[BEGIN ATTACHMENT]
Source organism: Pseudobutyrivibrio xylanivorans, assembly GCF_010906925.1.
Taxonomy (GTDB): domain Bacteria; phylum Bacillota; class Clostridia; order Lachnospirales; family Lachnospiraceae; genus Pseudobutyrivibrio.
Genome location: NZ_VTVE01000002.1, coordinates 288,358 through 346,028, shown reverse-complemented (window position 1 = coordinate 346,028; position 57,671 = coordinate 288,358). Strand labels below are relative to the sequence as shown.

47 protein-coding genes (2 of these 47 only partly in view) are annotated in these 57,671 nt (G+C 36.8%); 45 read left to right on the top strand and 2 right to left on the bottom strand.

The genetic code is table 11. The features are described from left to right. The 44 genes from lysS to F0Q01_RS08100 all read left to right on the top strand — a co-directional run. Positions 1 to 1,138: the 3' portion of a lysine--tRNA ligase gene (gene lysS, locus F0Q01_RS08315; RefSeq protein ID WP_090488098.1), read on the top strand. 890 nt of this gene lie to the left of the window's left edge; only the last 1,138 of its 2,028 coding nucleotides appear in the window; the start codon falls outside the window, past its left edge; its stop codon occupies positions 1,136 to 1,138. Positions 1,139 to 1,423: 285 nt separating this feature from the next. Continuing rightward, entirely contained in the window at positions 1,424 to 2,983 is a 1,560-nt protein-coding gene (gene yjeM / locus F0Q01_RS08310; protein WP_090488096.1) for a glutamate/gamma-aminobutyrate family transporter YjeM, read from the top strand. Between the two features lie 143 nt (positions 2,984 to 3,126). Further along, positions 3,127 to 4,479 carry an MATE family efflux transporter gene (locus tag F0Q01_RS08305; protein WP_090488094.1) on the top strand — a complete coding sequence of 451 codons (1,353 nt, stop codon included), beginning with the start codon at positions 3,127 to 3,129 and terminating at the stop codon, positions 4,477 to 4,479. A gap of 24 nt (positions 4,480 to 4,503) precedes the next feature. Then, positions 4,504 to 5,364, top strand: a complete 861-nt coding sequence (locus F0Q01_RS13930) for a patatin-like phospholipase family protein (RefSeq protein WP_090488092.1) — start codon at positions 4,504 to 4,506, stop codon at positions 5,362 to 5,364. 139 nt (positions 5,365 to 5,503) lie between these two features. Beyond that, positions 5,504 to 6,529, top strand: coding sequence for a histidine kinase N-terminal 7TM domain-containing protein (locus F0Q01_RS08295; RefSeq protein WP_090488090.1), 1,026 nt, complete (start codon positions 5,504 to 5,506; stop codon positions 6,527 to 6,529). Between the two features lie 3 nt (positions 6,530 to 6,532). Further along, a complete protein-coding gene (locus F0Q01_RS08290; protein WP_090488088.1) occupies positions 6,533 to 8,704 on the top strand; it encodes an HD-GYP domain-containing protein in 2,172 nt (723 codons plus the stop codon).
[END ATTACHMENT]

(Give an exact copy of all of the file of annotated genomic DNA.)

Source organism: Pseudobutyrivibrio xylanivorans, assembly GCF_010906925.1.
Taxonomy (GTDB): domain Bacteria; phylum Bacillota; class Clostridia; order Lachnospirales; family Lachnospiraceae; genus Pseudobutyrivibrio.
Genome location: NZ_VTVE01000002.1, coordinates 288,358 through 346,028, shown reverse-complemented (window position 1 = coordinate 346,028; position 57,671 = coordinate 288,358). Strand labels below are relative to the sequence as shown.

47 protein-coding genes (2 of these 47 only partly in view) are annotated in these 57,671 nt (G+C 36.8%); 45 read left to right on the top strand and 2 right to left on the bottom strand.

The genetic code is table 11. The features are described from left to right. The 44 genes from lysS to F0Q01_RS08100 all read left to right on the top strand — a co-directional run. Positions 1 to 1,138: the 3' portion of a lysine--tRNA ligase gene (gene lysS, locus F0Q01_RS08315; RefSeq protein ID WP_090488098.1), read on the top strand. 890 nt of this gene lie to the left of the window's left edge; only the last 1,138 of its 2,028 coding nucleotides appear in the window; the start codon falls outside the window, past its left edge; its stop codon occupies positions 1,136 to 1,138. Positions 1,139 to 1,423: 285 nt separating this feature from the next. Continuing rightward, entirely contained in the window at positions 1,424 to 2,983 is a 1,560-nt protein-coding gene (gene yjeM / locus F0Q01_RS08310; protein WP_090488096.1) for a glutamate/gamma-aminobutyrate family transporter YjeM, read from the top strand. Between the two features lie 143 nt (positions 2,984 to 3,126). Further along, positions 3,127 to 4,479 carry an MATE family efflux transporter gene (locus tag F0Q01_RS08305; protein WP_090488094.1) on the top strand — a complete coding sequence of 451 codons (1,353 nt, stop codon included), beginning with the start codon at positions 3,127 to 3,129 and terminating at the stop codon, positions 4,477 to 4,479. A gap of 24 nt (positions 4,480 to 4,503) precedes the next feature. Then, positions 4,504 to 5,364, top strand: a complete 861-nt coding sequence (locus F0Q01_RS13930) for a patatin-like phospholipase family protein (RefSeq protein WP_090488092.1) — start codon at positions 4,504 to 4,506, stop codon at positions 5,362 to 5,364. 139 nt (positions 5,365 to 5,503) lie between these two features. Beyond that, positions 5,504 to 6,529, top strand: coding sequence for a histidine kinase N-terminal 7TM domain-containing protein (locus F0Q01_RS08295; RefSeq protein WP_090488090.1), 1,026 nt, complete (start codon positions 5,504 to 5,506; stop codon positions 6,527 to 6,529). Between the two features lie 3 nt (positions 6,530 to 6,532). Further along, a complete protein-coding gene (locus F0Q01_RS08290; protein WP_090488088.1) occupies positions 6,533 to 8,704 on the top strand; it encodes an HD-GYP domain-containing protein in 2,172 nt (723 codons plus the stop codon).